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Anti-Test 'Opt Out' Movement Makes A Wave In New York State

A school bus passes a sign encouraging parents to have their children opt out of state tests in Rotterdam, N.Y.

Across New York state this week, some students are refusing to take a test, and they're not getting punished for it. The test is the Common Core-aligned, federally mandated test, and students, parents and educators are part of what they're calling the opt-out movement.

Opt outs made news last week in several states: Colorado, Florida, Oregon, Maine, Michigan, New Mexico, Pennsylvania, to name a few. The objections are similar everywhere. But no state is posting numbers like New York.

According to the advocates' own tally, about 175,000 opted out in several hundred New York districts. That's big for a protest, but pretty small compared with the millions of students enrolled in public school in the state.

At the same time, even small numbers can make an impact in a particular school. That's because No Child Left Behind, the federal testing law, states that if fewer than 95 percent of students take the test, it can cause the school to be labeled "failing to make progress."

Maddie Corman, a mother I met this week, has twin boys in fifth grade in Westchester County, whom she opted out of the tests.

"I feel like the tests in New York state and across the country have gotten out of control," she said. "They're wasting teachers' time and kids time. It's robbing teachers of the chance to be creative in ways that they want to be and can be. And I just don't feel like as a public school parent, I have much of a voice except to become a part of a social movement, a protest movement which is saying that it's too much."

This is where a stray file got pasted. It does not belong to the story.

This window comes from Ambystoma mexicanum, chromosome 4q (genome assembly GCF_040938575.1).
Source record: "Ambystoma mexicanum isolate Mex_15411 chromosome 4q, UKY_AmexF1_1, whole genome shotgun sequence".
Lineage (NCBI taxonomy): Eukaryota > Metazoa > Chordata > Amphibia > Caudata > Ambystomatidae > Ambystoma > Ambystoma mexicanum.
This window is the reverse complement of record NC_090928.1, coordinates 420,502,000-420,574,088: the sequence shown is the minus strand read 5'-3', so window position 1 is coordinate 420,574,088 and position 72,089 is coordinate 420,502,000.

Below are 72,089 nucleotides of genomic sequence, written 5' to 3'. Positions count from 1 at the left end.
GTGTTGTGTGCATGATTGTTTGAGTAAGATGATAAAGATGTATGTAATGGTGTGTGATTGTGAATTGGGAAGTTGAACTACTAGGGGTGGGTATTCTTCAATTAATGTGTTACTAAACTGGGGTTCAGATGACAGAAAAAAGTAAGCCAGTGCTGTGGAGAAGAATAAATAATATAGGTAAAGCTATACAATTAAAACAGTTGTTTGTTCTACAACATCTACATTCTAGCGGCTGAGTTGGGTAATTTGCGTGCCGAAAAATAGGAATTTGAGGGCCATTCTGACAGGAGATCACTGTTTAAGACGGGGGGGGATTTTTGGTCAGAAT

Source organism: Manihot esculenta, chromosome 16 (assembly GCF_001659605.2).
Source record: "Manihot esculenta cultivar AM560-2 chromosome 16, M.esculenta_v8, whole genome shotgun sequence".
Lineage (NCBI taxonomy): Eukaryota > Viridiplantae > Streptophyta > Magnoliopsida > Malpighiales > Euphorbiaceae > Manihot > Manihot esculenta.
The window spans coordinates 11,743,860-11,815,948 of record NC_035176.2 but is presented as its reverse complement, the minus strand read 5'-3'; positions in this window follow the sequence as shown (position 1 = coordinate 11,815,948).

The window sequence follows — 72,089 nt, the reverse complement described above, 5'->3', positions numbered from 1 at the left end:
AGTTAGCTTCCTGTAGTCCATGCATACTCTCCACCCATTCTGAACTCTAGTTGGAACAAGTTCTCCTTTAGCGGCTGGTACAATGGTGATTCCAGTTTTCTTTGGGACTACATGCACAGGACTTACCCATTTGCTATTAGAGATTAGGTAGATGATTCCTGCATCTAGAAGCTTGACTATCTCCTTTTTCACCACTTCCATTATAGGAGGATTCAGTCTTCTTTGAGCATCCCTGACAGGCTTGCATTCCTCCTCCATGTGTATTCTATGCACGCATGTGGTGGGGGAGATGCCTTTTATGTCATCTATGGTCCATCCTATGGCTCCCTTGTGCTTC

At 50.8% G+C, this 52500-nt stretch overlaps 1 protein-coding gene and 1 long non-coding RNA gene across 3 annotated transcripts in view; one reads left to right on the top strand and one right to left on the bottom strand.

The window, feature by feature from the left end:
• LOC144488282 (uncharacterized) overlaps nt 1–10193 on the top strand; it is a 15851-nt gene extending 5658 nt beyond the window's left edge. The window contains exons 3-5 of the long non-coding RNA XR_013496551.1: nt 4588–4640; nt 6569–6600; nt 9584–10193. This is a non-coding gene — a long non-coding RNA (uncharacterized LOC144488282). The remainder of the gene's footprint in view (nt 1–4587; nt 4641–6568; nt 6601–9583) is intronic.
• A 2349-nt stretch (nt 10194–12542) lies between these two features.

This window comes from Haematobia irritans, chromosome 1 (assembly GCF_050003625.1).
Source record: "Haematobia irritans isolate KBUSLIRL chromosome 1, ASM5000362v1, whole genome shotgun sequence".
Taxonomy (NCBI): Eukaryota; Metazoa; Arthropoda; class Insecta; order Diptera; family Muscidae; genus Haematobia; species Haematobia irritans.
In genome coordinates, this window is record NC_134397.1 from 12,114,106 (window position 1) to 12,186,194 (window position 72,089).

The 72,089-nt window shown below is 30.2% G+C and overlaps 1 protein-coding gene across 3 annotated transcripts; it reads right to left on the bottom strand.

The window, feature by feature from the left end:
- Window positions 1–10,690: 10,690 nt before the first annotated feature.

Teachers' unions have their own objections to tests. Gov. Andrew Cuomo, a Democrat, announced in January that teacher evaluations would be based 50 percent on the test scores. That, plus a whole lot of grass-roots organizing for the past few years, is the biggest reason the opt out movement has gotten so big in New York.

Annual high-stakes testing has been around since the No Child Left Behind passed in 2002. But the adoption of the Common Core State Standards has really brought things to a head. The new Common Core-aligned tests are harder. And the Common Core has drawn objections from across the political spectrum from people who see it as an unwanted, top-down intervention in public schools.

The irony is that even as parents are raising such a ruckus, there's a draft bill in the Senate right now that would remove a lot of the federal high stakes from tests and could turn the temperature down on testing nationwide. It gives a lot more leeway to the states in deciding what accountability should look like.

Take the issue of using test scores in teacher evaluations. The U.S. Department of Education promoted that idea in Race to the Top in 2009. But this new bill backs off from that position. That's at least partly because a lot of objections have emerged to this method, called value-added measurement. The American Statistical Association says making assumptions about the performance of all teachers based on year-over-year multiple-choice tests in math and reading alone is a complicated, difficult and unreliable way to evaluate the performance of teachers who may be teaching a range of subjects in different ways.

What's been most striking in my reporting on this issue is meeting students as young as 11 or 12 who are getting involved, speaking out, and performing, essentially, civil disobedience for the cause of public education. And like any political protest movement, this may be a gateway for political participation later on. In fact, on Long Island where the movement is strongest, 21 opt out-endorsed candidates won school board positions last May, and several of those were first-timers who ousted incumbents.

Copyright 2015 NPR. To see more, visit http://www.npr.org/.

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